“Would you like to round up your total to the nearest dollar for our charity today?” This is a question that is often presented throughout the year at numerous restaurants, businesses, and especially at non-profit organizations. Charity, in my opinion, is a loaded word filled with misconceptions and misleading information.
Charity is defined as the generosity and helpfulness, especially toward the needy or suffering, as defined by Merriam-Webster. It’s so common now-a-days when making a purchase to have someone mention donating to charity. While the vast majority of charities do need and survive off of donations, many are simply taking your money.
For the Do-Gooder’s
Please, continue to make the world a better place! You’re the type of person who WILL round up your $19.18 purchase to $20, you are truly a honorable person and I thank you for it! There are also the people who are blind to what’s happening around them and will say yes to donations disregarding if they know the charity or not. These are the types of people certain charities prey upon for donations.
I have a close friend who is one of the nicest people you could ever meet, truly, she’s a great person. She’ll go up to random people on the street who are begging for money and won’t think twice about giving them half of what’s in her wallet, that’s who she is. One summer there were a bunch of us camping and a little girl continued to stop by our campground to talk with our friend. Nobody thought anything of it, she’s nice and she’s making a friend with the little girl who appreciates her kindness. We all began to pick on our friend when she paid the little girl $5 just to look at her pet rock, the little girl asked her for money to pet her rock…not the pet rock that was huge in the ’90s.
This innocent girl who was no older than eight years old had swindled our friend out of $5 to pet her rock, this made me question what else had she been taken advantage of? There are hundreds, thousands, probably even millions of people who are unsighted to what’s unfolding in front of them. When in reality, these are the people who we should be emulating and looking out for, they’re the people who make the rest of us question what we’re doing when we look away from the homeless man/woman at an intersection.
How to Know When to Say No
One of the best ways to spot deception is to do some research. Take a few minutes to look at your favorite charities on Charity Watch or Charity Navigator to learn where your money is actually going. These sites do a great job of providing a grade/rating for your charity of choice to better inform you. It may also be advantages of you to look at their website to view their financial statements and annual reports.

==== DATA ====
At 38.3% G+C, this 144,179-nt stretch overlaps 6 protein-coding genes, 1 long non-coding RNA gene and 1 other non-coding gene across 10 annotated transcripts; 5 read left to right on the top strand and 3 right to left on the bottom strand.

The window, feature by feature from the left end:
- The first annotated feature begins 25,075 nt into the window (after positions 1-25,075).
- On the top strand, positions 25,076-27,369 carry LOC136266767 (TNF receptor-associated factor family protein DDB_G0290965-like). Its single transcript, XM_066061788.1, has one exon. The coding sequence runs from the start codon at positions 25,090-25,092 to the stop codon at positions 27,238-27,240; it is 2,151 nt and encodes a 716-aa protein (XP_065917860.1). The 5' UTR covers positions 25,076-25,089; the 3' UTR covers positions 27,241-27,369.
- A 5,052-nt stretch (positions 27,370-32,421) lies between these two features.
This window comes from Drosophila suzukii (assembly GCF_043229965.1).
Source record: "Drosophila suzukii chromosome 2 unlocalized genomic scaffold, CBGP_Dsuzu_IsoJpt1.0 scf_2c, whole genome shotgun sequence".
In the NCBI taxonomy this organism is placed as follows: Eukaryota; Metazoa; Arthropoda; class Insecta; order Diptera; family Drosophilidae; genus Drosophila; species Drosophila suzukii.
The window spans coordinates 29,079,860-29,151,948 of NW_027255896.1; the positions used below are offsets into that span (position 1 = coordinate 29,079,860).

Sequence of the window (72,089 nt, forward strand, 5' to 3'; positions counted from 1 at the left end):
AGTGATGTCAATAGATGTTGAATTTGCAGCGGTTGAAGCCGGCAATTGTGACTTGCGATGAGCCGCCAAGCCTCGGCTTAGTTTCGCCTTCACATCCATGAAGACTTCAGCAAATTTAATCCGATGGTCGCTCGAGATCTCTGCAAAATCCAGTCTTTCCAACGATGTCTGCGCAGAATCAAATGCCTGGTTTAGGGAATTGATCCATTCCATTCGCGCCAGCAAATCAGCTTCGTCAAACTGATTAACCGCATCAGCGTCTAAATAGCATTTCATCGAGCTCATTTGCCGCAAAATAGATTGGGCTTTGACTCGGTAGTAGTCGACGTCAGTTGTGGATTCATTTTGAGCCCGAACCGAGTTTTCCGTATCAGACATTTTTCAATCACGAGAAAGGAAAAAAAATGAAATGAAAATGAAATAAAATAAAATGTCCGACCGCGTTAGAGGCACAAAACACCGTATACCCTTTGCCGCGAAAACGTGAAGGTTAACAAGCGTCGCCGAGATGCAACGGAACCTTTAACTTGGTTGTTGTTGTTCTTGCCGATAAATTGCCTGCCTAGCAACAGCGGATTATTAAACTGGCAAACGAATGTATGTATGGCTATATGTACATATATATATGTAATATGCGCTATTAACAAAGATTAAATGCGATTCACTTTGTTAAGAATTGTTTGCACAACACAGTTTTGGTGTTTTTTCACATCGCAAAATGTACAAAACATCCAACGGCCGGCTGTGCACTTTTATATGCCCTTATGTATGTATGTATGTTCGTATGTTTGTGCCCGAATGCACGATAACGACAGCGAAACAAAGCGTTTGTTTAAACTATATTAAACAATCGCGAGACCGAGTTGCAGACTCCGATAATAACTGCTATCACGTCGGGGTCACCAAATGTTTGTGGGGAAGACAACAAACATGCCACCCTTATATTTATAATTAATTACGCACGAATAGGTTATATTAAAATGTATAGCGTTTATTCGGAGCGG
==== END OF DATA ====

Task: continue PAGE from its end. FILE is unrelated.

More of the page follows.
Overhead is defined as all of the business expenses that do not include direct labor or materials used in creating a product or service, per Investopedia. It’s any expense that supports the making or selling of a product or service. A few examples of common overheads costs are rent, utilities, supplies, and insurance.
Charity overhead is a bit tricky however, as it can include training, planning, evaluation, and anything that can help them raise money. Many organizations don’t report fundraising of over $50,000, and it was found that nearly 13% of public charities don’t report management or general expenses. The more glaring statistic showed that 75-85% of these organizations incorrectly report costs associated with grants they receive.
When conducting your research, review the company’s mission statement to ensure it aligns with what you believe in. This will help you better understand the company and how they view the work they’re doing. It will also be important to see where the company is located. While they most likely will be in the United States, there are some that are located in other countries where financial regulations may be looser in how they report their annual earnings. Charity Watch and Charity Navigator will help give a better glimpse without having to conduct hours of your own research.
Don’t Get Caught Up
Just because you’re asked to donate doesn’t mean you always have to. If you have the urge to always donate, it means you’re a very generous, caring, and kind person, but it also means you may have an addiction. It may sound silly that feeling the urge to always donate is an addiction, but it’s true of anything.
Constantly needing at least one soda a day or needing a cup of coffee is considered an addiction. It goes the same for constantly feeling the urge to donate money. The consequences of constantly donating money can put you in a financial hole where YOU will be the one requesting donations just to get by.
So, keep making the world a better place, just make sure it’s for a good cause and you’re not burning a hole in your wallet to make a difference!